A question of honor
Rarely has a modern European leader been more brazen in his contempt for basic standards of political decency. After Hungary's socialist prime minister, Ferenc Gyurcsany, admitted that he had secured re-election earlier this year after lying to voters about the true state of the economy "morning, evening and night" for the whole of his premiership, it is difficult to know whether one should be more appalled by his admission or by the astonishing fact that he is now trying to make political capital out of it.
"The real issue in Hungarian politics today," Gyurcsany wrote in his blog, "is not who lied and when, but who is able to put an end to this ... who can face up to the lies and half-truths of the past 16 years." In other words, he seems to be saying, you can trust me now because, unlike everyone else in politics, I'm honest about having been a liar. He has pointedly refused to resign.
It is hardly news that Hungary, with a budget deficit expected to exceed 10 percent of gross domestic product this year, is Central and Eastern Europe's economic basket case. Nor is it surprising that a government should attempt to cover up the reality of its own mismanagement, especially approaching an election.
What is unforgivable about Gyurcsany's remarks, which were taped at a meeting of Socialist Party leaders just after the April elections and leaked to the press last weekend, is that he has simultaneously humiliated the Hungarian people and subjected his country's youthful democracy to domestic and international ridicule.
We don't need to be naïve about standards of honesty in modern politics to insist that some things are so damaging to democratic values that the only honorable course of action is resignation. As Hungary's president, Laszlo Solyom, put it, the scandal has plunged the country into a "moral crisis." Because Gyurcsany, by refusing to step down, has trashed the principle that there must be a price to pay for outright dishonesty.
While we have come to expect our politicians to put a positive gloss on the policies they propose and the records they defend, to try to legitimize a past policy of systematic lying - which, whatever he says, is effectively what Gyurcsany has done - is to enter an entirely different moral universe.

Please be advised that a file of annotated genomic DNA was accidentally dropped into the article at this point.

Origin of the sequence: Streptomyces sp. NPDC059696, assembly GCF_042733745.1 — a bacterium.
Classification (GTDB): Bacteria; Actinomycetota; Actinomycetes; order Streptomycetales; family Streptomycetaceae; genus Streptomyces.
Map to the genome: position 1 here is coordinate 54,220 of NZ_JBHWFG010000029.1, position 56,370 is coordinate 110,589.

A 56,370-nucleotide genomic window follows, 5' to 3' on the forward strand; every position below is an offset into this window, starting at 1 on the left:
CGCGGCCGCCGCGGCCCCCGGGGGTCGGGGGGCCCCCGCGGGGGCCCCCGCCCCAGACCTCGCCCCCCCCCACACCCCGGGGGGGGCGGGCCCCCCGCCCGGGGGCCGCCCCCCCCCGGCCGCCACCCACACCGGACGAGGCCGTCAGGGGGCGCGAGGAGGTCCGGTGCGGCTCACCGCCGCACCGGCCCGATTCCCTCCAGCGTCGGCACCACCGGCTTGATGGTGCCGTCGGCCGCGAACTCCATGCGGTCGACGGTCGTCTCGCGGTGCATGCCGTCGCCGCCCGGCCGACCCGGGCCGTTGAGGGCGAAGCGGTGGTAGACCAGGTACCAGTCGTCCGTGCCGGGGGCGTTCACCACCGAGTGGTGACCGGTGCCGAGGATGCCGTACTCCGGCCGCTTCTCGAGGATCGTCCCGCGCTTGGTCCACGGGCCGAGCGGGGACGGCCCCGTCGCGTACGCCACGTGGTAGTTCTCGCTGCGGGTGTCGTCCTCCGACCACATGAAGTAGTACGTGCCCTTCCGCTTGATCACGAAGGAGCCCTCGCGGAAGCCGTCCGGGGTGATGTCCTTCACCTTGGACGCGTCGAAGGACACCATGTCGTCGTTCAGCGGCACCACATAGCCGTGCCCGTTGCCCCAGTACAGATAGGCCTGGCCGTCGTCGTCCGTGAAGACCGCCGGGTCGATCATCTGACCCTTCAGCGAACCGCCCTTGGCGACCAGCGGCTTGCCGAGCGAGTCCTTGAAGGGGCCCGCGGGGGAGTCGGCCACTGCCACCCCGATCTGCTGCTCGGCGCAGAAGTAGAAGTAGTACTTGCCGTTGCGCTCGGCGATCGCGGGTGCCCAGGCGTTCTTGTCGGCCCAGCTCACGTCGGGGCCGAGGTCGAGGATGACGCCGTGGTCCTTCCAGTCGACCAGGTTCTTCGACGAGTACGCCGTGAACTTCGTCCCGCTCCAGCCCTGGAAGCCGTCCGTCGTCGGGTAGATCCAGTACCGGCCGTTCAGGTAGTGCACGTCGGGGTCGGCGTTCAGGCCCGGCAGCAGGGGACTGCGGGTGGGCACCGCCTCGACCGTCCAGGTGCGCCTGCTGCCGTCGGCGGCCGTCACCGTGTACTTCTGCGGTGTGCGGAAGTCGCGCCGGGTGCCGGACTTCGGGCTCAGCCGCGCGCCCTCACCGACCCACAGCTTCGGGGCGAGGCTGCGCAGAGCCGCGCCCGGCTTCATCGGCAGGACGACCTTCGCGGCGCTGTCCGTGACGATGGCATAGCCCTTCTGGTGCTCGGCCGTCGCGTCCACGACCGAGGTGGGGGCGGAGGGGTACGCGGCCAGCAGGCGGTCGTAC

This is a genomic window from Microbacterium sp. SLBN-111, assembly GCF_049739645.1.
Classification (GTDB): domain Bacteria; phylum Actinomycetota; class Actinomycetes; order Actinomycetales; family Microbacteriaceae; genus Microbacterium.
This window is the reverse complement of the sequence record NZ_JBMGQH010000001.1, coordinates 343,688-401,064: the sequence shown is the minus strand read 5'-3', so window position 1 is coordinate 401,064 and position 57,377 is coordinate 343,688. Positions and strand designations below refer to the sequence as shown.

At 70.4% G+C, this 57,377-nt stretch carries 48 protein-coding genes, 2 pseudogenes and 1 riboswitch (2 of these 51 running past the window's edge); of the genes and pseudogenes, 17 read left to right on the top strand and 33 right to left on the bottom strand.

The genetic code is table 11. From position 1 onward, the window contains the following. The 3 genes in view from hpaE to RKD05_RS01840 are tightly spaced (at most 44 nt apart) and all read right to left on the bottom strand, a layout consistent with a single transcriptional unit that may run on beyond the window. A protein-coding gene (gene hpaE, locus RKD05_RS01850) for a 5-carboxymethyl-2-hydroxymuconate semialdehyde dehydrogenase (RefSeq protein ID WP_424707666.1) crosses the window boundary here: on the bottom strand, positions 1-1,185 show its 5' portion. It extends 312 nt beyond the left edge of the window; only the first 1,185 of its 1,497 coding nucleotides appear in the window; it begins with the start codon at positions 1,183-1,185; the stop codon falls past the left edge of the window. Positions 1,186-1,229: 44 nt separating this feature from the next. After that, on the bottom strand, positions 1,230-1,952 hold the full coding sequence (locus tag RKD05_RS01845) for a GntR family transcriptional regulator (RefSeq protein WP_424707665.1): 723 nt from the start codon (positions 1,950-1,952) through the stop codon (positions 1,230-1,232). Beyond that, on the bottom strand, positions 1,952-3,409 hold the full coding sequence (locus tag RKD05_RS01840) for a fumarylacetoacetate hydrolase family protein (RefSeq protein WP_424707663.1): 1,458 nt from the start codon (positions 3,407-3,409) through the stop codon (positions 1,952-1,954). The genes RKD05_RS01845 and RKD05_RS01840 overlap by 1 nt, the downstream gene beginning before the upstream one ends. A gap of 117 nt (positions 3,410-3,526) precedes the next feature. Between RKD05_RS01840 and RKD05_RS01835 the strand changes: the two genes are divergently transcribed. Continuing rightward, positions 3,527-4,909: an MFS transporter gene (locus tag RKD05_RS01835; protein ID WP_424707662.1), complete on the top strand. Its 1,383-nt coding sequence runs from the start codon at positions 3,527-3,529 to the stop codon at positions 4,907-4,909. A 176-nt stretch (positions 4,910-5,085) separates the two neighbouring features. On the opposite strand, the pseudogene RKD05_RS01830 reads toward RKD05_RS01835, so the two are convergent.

To admit to lying for years on end and not to see that as a reason for resigning is to abolish a basic bond of trust between rulers and ruled, and thus to undermine the democratic system that put you into office. It is to enter a universe where the accusation that no one can believe anyone in politics stops being the property of the cynical or the paranoid and starts to become a plausible description of everyday realities.
The broader picture here is of a post- Communist society that has still not developed the kind of fully mature democratic culture that was supposed to have been a prerequisite to membership of the European Union in 2004. What is worse is that, albeit for different reasons, Hungary is not alone in this.
Two other leading new member states in the region, Slovakia and Poland, have this year shown worrying signs that their democratic cultures, too, are much weaker than had been hoped when they joined the EU. Both now have coalition governments that include fringe parties with only a tenuous commitment to democratic values. How much more "democratic slippage" are we likely to witness in the new member states?
The Polish government includes the Self-Defense Party, led by Andrzej Lepper, who has praised Hitler's economic policies. It also includes the homophobic League of Polish Families. Slovakia's new government includes the Slovak National Party, which has expressed sympathy with the country's wartime clerico-fascist government and which is deeply hostile to the country's ethnic Hungarian and Roma, or Gypsy, populations.
Hungary has not yet plumbed such depths, but it contains strong undercurrents of an aggressive and resentful nationalism that could easily surface if the mainstream political culture is debased further.
We don't know where this will end. What we do know is that Central and Eastern Europe have become interesting again, this time for all the wrong reasons.